When I reviewed the v-moda M100 recently, I started off with the music tracks I used in my previous reviews, then realized afterward that those tracks lacked the qualities that would make the darker-sounding M100 perform up to its full potential. So I put together a second series of music tracks that were oriented more toward modern music, and got much better results with the M100. Now with the ATH-ESW11Ltd, I started with the new music that I expected to be using from that point on, then realized after that review that the lighter-sounding ESW11 would do better with the original tracks. So here are the music tracks and comments from my older reviews as they sound with the ESW11. Note that these tracks were played using treble booster EQ.

    Bauhaus - Bela Lugosi's Dead (~1980): Strong midrange sound effects - this is a good worst-case test for resonant-type sounds in the most sensitive midrange area. Handled extremely well by the ESW11.

    Beethoven Symphony 9, Solti/CSO (1972): Excellent overall sound. Of special note for this headphone are the bass impacts beginning around 10:30 of the fourth movement. Those impacts won't overwhelm you since they're soft and well in the background, but you can really feel the weight they carry.

    Blues Project - Caress Me Baby (1966): Rarely mentioned, but one of the greatest white blues recordings ever. The loud piercing guitar sound at 0:41 into the track is a good test for distortion or other problems. Handled very well by the ESW11.

    Boz Scaggs - Lowdown (1976): Good sound quality - this is a great test for any nasality in the midrange. Handled well by the ESW11.

    Buffalo Springfield - Kind Woman (~1968): A Richie Furay song entirely, rarely mentioned, but one of the best sounding rock ballads ever. This will sound good on most headphones, but it's a special treat with the ESW11.

    Cat Stevens - Morning Has Broken (early 70's): A near-perfect test for overall sound - this track will separate the best sounding headphones from the lesser quality types. Nothing specific, except that almost any deviation from perfect reproduction will stand out with this track. Sounds pretty good with the ESW11, but the guitar string tone is a little dull.

    Catherine Wheel - Black Metallic (~1991): Goth with industrial overtones - I like this since it's a great music composition and the sound effects are smoothly integrated into the mix. This may sound distorted or mushy with some headphones, but the ESW11 renders the deliberate instrumental distortions clearly.

    Def Leppard - Bringin' On The Heartbreak (1981): MTV goth/pop/metal at its best - good ambience and high energy - the better headphones will separate the details and make for a good experience. Lesser quality and the details tend to mush together. The ESW11 plays this perfectly.

    J.S. Bach - E. Power Biggs Plays Bach in the Thomaskirche (~1970): Recorded on a tracker organ in East Germany, the tracks on this recording have the authentic baroque sound that Bach composed for, albeit the bellows are operated by motor today. The ESW11 plays the tones seamlessly through the upper limits of the organ, which cover nearly the full range of human hearing. Of special note are the pedal notes - tracker organs have low-pressure pipes and don't typically produce the kind of impact around 30-35 hz that modern organs do. A headphone that's lacking even a little in the low bass will sound especially bass-shy with this type of organ, but the ESW11 delivers the full experience of this music.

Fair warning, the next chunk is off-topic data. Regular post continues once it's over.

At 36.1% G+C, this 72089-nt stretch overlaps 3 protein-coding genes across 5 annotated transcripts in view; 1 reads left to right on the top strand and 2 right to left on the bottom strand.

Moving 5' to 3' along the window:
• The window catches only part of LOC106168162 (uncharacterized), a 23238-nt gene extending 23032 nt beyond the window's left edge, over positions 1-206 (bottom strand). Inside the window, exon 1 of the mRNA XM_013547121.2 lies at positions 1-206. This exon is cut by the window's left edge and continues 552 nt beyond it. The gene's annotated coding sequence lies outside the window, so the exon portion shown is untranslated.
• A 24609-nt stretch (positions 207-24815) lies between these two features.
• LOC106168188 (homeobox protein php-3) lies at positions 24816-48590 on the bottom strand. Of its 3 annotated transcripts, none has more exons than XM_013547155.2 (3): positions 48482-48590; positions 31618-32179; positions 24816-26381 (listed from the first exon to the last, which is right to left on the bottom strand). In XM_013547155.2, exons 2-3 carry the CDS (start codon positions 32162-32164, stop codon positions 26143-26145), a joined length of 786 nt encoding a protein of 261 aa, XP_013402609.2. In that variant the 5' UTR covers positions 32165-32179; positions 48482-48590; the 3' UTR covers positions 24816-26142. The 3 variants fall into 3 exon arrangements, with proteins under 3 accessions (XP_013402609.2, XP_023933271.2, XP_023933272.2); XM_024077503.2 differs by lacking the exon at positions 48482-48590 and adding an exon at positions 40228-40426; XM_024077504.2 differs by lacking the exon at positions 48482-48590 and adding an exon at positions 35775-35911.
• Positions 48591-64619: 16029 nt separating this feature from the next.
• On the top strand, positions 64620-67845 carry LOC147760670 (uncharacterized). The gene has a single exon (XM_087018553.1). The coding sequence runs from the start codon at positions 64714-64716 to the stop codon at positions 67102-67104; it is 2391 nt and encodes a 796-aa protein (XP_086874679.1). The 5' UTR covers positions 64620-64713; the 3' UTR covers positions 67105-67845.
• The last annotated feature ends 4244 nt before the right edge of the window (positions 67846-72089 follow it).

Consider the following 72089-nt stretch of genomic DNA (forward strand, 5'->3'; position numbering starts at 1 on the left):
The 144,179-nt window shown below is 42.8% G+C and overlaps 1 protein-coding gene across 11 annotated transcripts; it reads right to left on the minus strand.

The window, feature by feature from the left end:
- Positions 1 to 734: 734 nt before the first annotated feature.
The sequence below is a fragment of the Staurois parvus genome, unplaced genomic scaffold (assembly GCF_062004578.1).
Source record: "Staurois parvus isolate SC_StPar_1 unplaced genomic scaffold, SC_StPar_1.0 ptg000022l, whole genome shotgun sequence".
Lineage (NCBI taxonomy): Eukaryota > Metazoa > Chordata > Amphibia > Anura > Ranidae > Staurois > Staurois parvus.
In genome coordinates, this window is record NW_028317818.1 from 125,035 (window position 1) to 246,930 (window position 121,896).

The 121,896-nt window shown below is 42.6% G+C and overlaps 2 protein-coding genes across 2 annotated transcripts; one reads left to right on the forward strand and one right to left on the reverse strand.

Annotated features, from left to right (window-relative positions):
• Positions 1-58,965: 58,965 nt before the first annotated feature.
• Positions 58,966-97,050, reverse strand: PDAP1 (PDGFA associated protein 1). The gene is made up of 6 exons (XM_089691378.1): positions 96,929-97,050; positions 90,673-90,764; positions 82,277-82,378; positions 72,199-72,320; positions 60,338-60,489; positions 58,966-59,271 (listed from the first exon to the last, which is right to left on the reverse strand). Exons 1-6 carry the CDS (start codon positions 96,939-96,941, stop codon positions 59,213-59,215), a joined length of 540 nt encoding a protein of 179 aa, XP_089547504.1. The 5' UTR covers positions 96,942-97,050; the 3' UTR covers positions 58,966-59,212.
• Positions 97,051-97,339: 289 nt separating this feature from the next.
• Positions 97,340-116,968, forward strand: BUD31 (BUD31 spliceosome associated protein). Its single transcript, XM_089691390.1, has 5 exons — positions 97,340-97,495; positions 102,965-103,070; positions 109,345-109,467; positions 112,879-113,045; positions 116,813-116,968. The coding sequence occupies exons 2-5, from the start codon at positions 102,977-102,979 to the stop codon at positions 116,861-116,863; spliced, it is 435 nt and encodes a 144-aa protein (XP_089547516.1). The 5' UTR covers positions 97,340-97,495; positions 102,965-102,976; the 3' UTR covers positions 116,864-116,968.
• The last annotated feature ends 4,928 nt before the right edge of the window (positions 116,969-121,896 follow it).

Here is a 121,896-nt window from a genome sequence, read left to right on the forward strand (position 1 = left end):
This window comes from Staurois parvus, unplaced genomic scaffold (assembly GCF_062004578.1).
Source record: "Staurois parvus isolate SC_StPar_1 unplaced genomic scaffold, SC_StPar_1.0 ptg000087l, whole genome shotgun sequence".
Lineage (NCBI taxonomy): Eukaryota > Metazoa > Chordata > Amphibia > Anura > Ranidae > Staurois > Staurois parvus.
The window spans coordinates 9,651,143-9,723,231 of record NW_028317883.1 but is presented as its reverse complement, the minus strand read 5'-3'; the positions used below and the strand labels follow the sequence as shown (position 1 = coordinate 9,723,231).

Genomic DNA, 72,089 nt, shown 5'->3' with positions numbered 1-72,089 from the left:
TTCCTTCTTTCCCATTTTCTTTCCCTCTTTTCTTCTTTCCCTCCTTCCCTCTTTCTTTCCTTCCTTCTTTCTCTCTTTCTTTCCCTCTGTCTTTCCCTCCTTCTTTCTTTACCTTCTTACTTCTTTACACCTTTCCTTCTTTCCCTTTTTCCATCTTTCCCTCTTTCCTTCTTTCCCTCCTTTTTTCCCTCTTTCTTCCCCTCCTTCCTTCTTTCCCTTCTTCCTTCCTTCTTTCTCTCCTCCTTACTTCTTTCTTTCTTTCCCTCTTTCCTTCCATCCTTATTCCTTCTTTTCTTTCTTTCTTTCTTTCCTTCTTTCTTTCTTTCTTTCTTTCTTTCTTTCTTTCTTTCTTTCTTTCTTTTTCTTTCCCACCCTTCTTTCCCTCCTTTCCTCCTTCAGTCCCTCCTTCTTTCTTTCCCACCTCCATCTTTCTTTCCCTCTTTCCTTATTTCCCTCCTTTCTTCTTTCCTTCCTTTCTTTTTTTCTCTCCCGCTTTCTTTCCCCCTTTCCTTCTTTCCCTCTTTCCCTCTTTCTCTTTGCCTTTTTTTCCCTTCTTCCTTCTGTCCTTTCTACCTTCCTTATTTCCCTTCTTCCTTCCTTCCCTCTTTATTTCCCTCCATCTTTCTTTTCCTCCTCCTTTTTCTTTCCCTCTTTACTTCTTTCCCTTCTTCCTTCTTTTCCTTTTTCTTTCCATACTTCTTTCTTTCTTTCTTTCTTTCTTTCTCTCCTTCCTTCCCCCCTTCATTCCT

Jamming With Edward - It Hurts Me Too (1969): Intended originally as a test to fill studio down time and set recording levels etc., this was released a few years later for hardcore Rolling Stones fans. Although not as good technically in every aspect as the Chess studio recordings of 1964, and in spite of the non-serious vocals by Mick Jagger, this rates very high on my list of white blues recordings, and sounds absolutely delicious with the ESW11.

    Jennifer Warnes - Rock You Gently (1992?): The strong deep bass percussion at the beginning of this track has been cited as a test for weakness or distortion in certain headphones. The ESW11 plays those notes with great impact and control. Having played this track many times now, I'm highly impressed with the ESW11's bass reproduction and detail throughout the track.

    Jimmy Smith - Basin Street Blues (early 60's): This track has some loud crescendos of brass and other instruments that don't sound clean and musical on some headphones. The ESW11 provides fairly good reproduction. Listen particularly to the second crescendo at 15 seconds in, for maximum detail effect. I'd like to emphasize that these crescendos are probably the worst-case test I have for instrumental separation and detail, and while ESW11 plays them reasonably well, the tone of the horns is a little dull.

    Ladytron - Destroy Everything You Touch (~2009): Featured in The September Issue, this song has heavy overdub and will sound a bit muddy on some headphones. Sounds great with the ESW11.

    Milt Jackson/Wes Montgomery - Delilah (Take 3) (1962): The vibraphone is heavily dependent on harmonics to sound right, and the ESW11 plays it well.

    Pink Floyd/Dark Side of the Moon - Speak To Me (1973): Strong deep bass impacts will be heard and felt here.

    Rolling Stones - Stray Cat Blues (1968): Dirty, gritty blues that very few white artists could match. On some headphones the vocals and guitar lack the edge and fall more-or-less flat. If you're a really good person, playing this song will probably make you feel nervous and uneasy.

    Tony Bennett - I Left My Heart In San Francisco (1962): Frank Sinatra's favorite singer. Highest recommendation. With some of the best headphones, the sibilants on this recording are very strong, but they're not too bad with the ESW11.